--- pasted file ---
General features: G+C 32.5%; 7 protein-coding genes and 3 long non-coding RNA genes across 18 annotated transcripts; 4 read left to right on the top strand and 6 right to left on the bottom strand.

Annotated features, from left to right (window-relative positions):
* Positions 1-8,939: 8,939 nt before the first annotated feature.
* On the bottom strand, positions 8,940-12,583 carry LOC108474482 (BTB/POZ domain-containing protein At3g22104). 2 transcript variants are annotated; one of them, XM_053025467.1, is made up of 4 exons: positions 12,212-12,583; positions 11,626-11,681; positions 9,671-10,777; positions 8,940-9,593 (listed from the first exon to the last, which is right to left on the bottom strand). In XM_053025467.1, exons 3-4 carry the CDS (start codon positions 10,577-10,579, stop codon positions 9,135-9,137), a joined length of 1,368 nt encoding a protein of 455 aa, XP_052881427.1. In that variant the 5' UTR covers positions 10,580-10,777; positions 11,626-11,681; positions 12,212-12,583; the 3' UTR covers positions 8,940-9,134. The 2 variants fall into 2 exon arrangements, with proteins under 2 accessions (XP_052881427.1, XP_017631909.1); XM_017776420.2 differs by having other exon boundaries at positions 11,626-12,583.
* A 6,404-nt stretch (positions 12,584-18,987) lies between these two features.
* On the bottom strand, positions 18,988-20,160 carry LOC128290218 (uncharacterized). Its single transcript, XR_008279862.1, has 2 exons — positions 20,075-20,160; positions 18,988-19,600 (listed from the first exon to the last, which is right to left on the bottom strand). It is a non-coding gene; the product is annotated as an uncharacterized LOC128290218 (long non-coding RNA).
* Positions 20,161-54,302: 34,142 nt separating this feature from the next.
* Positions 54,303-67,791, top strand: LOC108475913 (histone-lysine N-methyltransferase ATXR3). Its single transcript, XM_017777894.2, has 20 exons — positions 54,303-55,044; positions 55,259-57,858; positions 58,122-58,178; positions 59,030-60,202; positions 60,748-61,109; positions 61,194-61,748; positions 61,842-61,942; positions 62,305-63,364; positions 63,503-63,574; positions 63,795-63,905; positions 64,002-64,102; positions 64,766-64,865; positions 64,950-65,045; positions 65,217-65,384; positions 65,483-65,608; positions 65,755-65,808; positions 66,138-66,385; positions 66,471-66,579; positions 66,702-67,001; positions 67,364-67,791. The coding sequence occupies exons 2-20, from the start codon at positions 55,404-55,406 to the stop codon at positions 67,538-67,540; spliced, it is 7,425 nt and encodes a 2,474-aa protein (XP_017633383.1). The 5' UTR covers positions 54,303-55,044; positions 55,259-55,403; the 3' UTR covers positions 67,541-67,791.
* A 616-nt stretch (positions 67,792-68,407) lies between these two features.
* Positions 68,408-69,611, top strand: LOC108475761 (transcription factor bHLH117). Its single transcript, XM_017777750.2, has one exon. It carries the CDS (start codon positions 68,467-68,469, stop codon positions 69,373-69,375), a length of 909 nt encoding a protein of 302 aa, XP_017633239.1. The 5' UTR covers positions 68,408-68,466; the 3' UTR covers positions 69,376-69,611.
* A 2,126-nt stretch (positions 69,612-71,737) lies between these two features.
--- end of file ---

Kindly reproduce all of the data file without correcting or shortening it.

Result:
General features: G+C 32.5%; 7 protein-coding genes and 3 long non-coding RNA genes across 18 annotated transcripts; 4 read left to right on the top strand and 6 right to left on the bottom strand.

Annotated features, from left to right (window-relative positions):
* Positions 1-8,939: 8,939 nt before the first annotated feature.
* On the bottom strand, positions 8,940-12,583 carry LOC108474482 (BTB/POZ domain-containing protein At3g22104). 2 transcript variants are annotated; one of them, XM_053025467.1, is made up of 4 exons: positions 12,212-12,583; positions 11,626-11,681; positions 9,671-10,777; positions 8,940-9,593 (listed from the first exon to the last, which is right to left on the bottom strand). In XM_053025467.1, exons 3-4 carry the CDS (start codon positions 10,577-10,579, stop codon positions 9,135-9,137), a joined length of 1,368 nt encoding a protein of 455 aa, XP_052881427.1. In that variant the 5' UTR covers positions 10,580-10,777; positions 11,626-11,681; positions 12,212-12,583; the 3' UTR covers positions 8,940-9,134. The 2 variants fall into 2 exon arrangements, with proteins under 2 accessions (XP_052881427.1, XP_017631909.1); XM_017776420.2 differs by having other exon boundaries at positions 11,626-12,583.
* A 6,404-nt stretch (positions 12,584-18,987) lies between these two features.
* On the bottom strand, positions 18,988-20,160 carry LOC128290218 (uncharacterized). Its single transcript, XR_008279862.1, has 2 exons — positions 20,075-20,160; positions 18,988-19,600 (listed from the first exon to the last, which is right to left on the bottom strand). It is a non-coding gene; the product is annotated as an uncharacterized LOC128290218 (long non-coding RNA).
* Positions 20,161-54,302: 34,142 nt separating this feature from the next.
* Positions 54,303-67,791, top strand: LOC108475913 (histone-lysine N-methyltransferase ATXR3). Its single transcript, XM_017777894.2, has 20 exons — positions 54,303-55,044; positions 55,259-57,858; positions 58,122-58,178; positions 59,030-60,202; positions 60,748-61,109; positions 61,194-61,748; positions 61,842-61,942; positions 62,305-63,364; positions 63,503-63,574; positions 63,795-63,905; positions 64,002-64,102; positions 64,766-64,865; positions 64,950-65,045; positions 65,217-65,384; positions 65,483-65,608; positions 65,755-65,808; positions 66,138-66,385; positions 66,471-66,579; positions 66,702-67,001; positions 67,364-67,791. The coding sequence occupies exons 2-20, from the start codon at positions 55,404-55,406 to the stop codon at positions 67,538-67,540; spliced, it is 7,425 nt and encodes a 2,474-aa protein (XP_017633383.1). The 5' UTR covers positions 54,303-55,044; positions 55,259-55,403; the 3' UTR covers positions 67,541-67,791.
* A 616-nt stretch (positions 67,792-68,407) lies between these two features.
* Positions 68,408-69,611, top strand: LOC108475761 (transcription factor bHLH117). Its single transcript, XM_017777750.2, has one exon. It carries the CDS (start codon positions 68,467-68,469, stop codon positions 69,373-69,375), a length of 909 nt encoding a protein of 302 aa, XP_017633239.1. The 5' UTR covers positions 68,408-68,466; the 3' UTR covers positions 69,376-69,611.
* A 2,126-nt stretch (positions 69,612-71,737) lies between these two features.